Oliver Crawford  (USA): No. 225 ========> No. 196 (Not everyone’s ambition, or ceiling, is top 20. So for Crawford, 24, a product of three years at the University of Florida – he’s still listed as a volunteer assistant coach at the University of South Carolina – getting into the top 200 without yet having played an ATP Tour-level match is a terrific milestone. His last two months have been a ride: ITF 25K finals in the Netherlands – to Kigali, Rwanda (two more finals). And then over to Charleston, where he made the Challenger final. And last week, he went down to Brazil to play outdoors on clay and made yet another final – losing in a third-set tiebreak to Hugo Dellien).

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Borna Coric  (CRO: No. 33 ========> No. 38 (It appears Coric’s season ended with a first-round loss to Sebastian Baez at the US Open, as he said a “couple of niggles” turned into injuries. So his semifinal points from Vienna (and his quarterfinal points from Tokyo) have dropped off in recent weeks.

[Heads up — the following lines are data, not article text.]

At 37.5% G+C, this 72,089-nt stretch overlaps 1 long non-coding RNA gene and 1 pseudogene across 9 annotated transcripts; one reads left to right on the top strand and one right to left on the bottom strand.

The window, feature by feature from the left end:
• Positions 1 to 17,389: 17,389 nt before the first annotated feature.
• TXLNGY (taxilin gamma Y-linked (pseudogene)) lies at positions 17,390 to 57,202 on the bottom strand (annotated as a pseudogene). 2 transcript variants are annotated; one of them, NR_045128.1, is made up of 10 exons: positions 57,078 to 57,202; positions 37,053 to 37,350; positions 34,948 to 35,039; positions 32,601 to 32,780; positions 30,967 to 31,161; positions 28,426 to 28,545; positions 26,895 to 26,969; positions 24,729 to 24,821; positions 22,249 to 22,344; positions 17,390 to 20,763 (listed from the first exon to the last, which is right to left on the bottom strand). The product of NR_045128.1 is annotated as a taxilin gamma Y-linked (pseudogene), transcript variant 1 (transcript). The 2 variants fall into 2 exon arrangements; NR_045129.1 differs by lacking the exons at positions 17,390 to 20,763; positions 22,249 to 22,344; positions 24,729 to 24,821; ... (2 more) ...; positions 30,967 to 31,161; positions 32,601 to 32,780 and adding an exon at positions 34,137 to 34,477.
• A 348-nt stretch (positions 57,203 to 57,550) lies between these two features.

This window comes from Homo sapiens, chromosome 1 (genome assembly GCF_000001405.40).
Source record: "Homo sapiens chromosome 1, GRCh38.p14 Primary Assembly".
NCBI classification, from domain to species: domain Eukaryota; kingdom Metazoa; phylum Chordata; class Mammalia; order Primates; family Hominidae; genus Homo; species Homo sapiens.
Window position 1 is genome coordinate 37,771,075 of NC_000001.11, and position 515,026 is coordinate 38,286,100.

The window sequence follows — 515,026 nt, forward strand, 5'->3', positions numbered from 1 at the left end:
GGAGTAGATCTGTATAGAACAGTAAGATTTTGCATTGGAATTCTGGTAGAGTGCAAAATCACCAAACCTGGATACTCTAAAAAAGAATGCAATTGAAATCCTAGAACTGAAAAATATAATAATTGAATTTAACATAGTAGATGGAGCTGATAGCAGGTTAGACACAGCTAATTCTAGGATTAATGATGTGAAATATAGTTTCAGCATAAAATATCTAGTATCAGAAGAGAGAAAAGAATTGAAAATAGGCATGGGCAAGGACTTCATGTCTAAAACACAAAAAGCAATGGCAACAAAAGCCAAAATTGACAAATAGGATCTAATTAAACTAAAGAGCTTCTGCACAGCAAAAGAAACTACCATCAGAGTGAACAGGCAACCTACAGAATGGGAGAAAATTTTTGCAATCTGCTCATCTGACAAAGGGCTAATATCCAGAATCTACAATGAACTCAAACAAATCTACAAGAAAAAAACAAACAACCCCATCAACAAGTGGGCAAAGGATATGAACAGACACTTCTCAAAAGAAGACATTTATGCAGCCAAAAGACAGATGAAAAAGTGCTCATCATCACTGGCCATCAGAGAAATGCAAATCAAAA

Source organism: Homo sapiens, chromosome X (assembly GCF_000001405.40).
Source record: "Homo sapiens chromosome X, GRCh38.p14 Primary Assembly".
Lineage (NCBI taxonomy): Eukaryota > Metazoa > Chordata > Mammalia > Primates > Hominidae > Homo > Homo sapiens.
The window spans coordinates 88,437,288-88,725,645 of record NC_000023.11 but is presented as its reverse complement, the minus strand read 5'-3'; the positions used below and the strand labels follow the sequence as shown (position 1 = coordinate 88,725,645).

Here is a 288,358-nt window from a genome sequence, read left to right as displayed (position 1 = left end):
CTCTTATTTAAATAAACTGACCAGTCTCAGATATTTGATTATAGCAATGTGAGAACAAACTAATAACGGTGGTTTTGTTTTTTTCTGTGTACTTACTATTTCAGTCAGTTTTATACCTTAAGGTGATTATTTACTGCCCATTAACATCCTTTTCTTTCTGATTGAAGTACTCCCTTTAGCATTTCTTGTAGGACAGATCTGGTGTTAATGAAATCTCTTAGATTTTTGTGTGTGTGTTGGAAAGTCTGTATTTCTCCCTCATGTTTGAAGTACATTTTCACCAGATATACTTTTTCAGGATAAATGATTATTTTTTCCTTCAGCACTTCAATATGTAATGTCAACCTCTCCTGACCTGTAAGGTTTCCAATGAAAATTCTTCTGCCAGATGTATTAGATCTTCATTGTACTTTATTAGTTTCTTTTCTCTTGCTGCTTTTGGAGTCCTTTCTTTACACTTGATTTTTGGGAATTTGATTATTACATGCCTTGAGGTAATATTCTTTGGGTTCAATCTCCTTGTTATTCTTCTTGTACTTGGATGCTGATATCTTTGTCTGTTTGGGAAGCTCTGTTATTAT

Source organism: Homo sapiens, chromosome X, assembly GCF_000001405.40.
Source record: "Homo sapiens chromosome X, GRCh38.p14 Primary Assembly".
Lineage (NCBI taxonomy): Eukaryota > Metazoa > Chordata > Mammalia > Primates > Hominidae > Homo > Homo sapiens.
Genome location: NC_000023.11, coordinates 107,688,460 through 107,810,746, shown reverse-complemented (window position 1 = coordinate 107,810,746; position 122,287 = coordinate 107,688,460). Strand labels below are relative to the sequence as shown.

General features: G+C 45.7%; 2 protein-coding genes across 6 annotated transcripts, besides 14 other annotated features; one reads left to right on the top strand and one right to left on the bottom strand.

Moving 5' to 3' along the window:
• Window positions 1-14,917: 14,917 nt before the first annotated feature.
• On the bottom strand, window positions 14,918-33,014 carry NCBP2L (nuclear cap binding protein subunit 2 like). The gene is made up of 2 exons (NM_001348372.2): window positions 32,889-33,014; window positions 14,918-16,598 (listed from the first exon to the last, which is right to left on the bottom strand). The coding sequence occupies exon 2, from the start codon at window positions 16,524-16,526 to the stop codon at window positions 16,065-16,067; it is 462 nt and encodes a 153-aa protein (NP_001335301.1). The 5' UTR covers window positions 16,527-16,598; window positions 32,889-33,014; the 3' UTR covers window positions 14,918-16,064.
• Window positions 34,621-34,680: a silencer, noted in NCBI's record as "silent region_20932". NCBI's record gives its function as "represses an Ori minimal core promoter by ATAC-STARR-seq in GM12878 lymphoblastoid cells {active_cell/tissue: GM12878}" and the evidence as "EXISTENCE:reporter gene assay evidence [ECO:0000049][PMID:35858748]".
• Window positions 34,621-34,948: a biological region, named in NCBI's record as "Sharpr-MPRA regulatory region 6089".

Stan Wawrinka  (SUI): No. 46 ========> No. 51 (After a brief return to the top 50, Wawrinka slides out again. He draws … qualifier Dominic Thiem in the first round of Paris-Bercy).

Roberto Bautista Agut  (ESP): No. 48 ========> No. 66 (The veteran Spaniard hasn’t won back-to-back matches since Halle in June. And before that it was on the Australian swing. He was out of action after Gstaad until a few weeks ago, when he returned at a Challenger in Malagá, but he lost his openers in both Stockholm and Basel. Happy news Monday, though, as Bautista Agut beat Jiri Lehecka in straight sets in the first round in Paris. He gets either Hubert Hurkacz or Sebastian Korda in Round 2).

Denis Shapovalov  (CAN): No. 50 ========> No. 93 (It’s all very mysterious, but it appears that a persistent knee injury is the problem as the Canadian hasn’t played since losing in the fourth round at Wimbledon. That continues, and with the points from a 2022 final in Seoul, semifinal in Tokyo and now the 2022 Vienna final coming off, Shapovalov’s ranking has plumetted from the low 20s to just inside the top 100 since the US Open).